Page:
How Does Tax Evasion Impact Economic Inequality?

Understanding how some of the world’s richest people hide their wealth in order to avoid taxation and accountability.
Samuel Weeks, PhD, of Jefferson’s College of Humanities and Sciences. ©Thomas Jefferson University Photography Services.

In 2016, millions of financial documents and legal records were leaked from the Panamanian law firm Mossack Fonseca. The confidential documents that came to be known as the Panama Papers exposed how some of the world’s most powerful people have utilized offshore bank accounts to conceal their wealth and avoid taxes. Just last fall, an even bigger leak called the Pandora Papers brought further scrutiny to these questionable, and in many cases illegal, practices. There has also been greater interest in understanding “tax havens” – countries with artificially low taxation rates and laws that make it easy for someone to create a secret or shell company to hide assets. For instance, as part of the response to Russia’s invasion of Ukraine, the United States is sanctioning the wealth of a number of Russian oligarchs, which is often hidden in various tax havens all over the world.

While there are legitimate reasons to create and use offshore accounts, it is clear that the lack of accountability exacerbates socio-economic inequality and enables the reins of power to be held by a small few. Samuel Weeks, PhD, assistant professor of anthropology and Interim Program Director of Interdisciplinary Studies in Jefferson’s College of Humanities and Sciences, studies tax evasion and its impact on global inequality. Read more about Dr. Weeks’ research below.

Q: How long have you been at Jefferson? What led you here?

I’ve been at Jefferson since the fall of 2018. I moved to Philadelphia from Los Angeles after completing my PhD at UCLA.

Q: Tell us a bit about your field or area of research. What’s one question you’re exploring?

In my research, I examine banking secrecy and tax havens – particularly the European country of Luxembourg. During the last five years or so, I’ve been studying how this tiny country uses secrecy and artificially low tax rates as a way of attracting the money of wealthy individuals and corporations from around the world. As I ask, in an era of increasing inequality – to say nothing of the twin challenges of COVID-19 and climate change – why is it that a rich few are able to forgo their societal obligations by avoiding their fair share of tax?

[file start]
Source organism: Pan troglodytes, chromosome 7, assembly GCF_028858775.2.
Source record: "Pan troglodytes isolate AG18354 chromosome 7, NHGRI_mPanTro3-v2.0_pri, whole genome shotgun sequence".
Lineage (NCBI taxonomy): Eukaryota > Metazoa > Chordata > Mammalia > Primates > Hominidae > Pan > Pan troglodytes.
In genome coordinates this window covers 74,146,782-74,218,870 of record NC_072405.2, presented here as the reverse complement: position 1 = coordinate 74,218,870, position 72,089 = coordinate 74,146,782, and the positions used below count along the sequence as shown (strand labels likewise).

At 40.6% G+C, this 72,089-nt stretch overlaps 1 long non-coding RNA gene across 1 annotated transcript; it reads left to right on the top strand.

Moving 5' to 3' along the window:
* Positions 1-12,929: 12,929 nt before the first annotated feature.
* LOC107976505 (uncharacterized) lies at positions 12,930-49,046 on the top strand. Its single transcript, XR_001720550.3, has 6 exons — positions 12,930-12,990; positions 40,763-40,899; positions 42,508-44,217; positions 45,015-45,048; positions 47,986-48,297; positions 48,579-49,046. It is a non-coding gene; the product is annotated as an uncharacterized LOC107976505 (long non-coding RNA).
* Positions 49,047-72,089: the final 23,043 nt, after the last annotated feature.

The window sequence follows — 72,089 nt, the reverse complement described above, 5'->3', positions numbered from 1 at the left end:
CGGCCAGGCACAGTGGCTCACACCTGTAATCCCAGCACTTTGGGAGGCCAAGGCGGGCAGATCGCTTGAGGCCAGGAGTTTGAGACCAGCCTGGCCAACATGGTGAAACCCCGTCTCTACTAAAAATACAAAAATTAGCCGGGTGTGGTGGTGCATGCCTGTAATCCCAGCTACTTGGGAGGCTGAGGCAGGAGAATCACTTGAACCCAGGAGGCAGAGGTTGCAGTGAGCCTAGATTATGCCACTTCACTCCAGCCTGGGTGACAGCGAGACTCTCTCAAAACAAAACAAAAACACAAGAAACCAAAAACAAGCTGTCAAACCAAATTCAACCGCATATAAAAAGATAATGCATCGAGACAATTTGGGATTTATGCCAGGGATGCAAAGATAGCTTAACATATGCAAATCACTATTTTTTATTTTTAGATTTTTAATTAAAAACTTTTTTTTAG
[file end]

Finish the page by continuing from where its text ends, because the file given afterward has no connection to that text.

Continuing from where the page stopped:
As I’ve found in my research, the development of offshore finance in Luxembourg was not due to globalization or entrepreneurialism, but was rather a state-guided process to create a workforce whose income taxes could fund what is now the country’s generous welfare state. Thus, paradoxically, it is tax flight from, say, the United States or France – which leads to a decline in the quality of public services in these countries – that subsidizes the current high standard of living in Luxembourg.

As I ask, in an era of increasing inequality – why is it that a rich few are able to forgo their societal obligations by avoiding their fair share of tax?” – Dr. Samuel Weeks

Q: What first sparked your interest in your research question?

November 2014, a few months after my first trip to Luxembourg, was the beginning of the LuxLeaksscandal – which was a bit like the Panama Papers and the Pandora Papers in that it exposed widespread tax avoidance by wealthy multinationals. The “LuxLeaks” showed how a single official from the Luxembourg tax authority signed off on deals allowing some of the world’s richest corporations – including Apple, Amazon, Fiat, Pepsi, Ikea and Koch Industries – to essentially pay no tax. When these companies don’t contribute their fair share to essential public resources, it means that others have to make up the difference, such as from the income taxes of middle- and working-class earners in the United States and elsewhere. Needless to say, it was in the fallout of the “LuxLeaks” that I established the basis for my current research project.

Q: What drives your passion to do this research?

As is detailed in the “LuxLeaks” and Panama Papers, the amount of tax that these wealthy companies and individuals avoid by routing money through Luxembourg is simply staggering, in the tens of billions of dollars – money that could instead be used to improve infrastructure, education and health care in the United States and other countries. It is the injustice of such arrangements that drives my passion for this research!

Q: What’s a little-known fact about your work?

We tend to think of the “offshore finance” that takes place in tax havens as something that only affects far off tropical islands, but that’s absolutely not the case! The money that, say, the City of Philadelphia lacks for improvements in infrastructure, education and health care very much exists – but, too frequently, it remains hidden in the ledger of a company with operations in Luxembourg or in one of the world’s many other tax havens.

Q: If you had any words of advice for an aspiring researcher in this field, what would they be?

Make sure that you digitize your field notes! Had I not done this, the months of painstaking research that I had conducted until then would have amounted to nothing when I unfortunately lost one of my field notebooks. It is fieldwork crises like this one that aspiring researchers should try to avoid at all costs.

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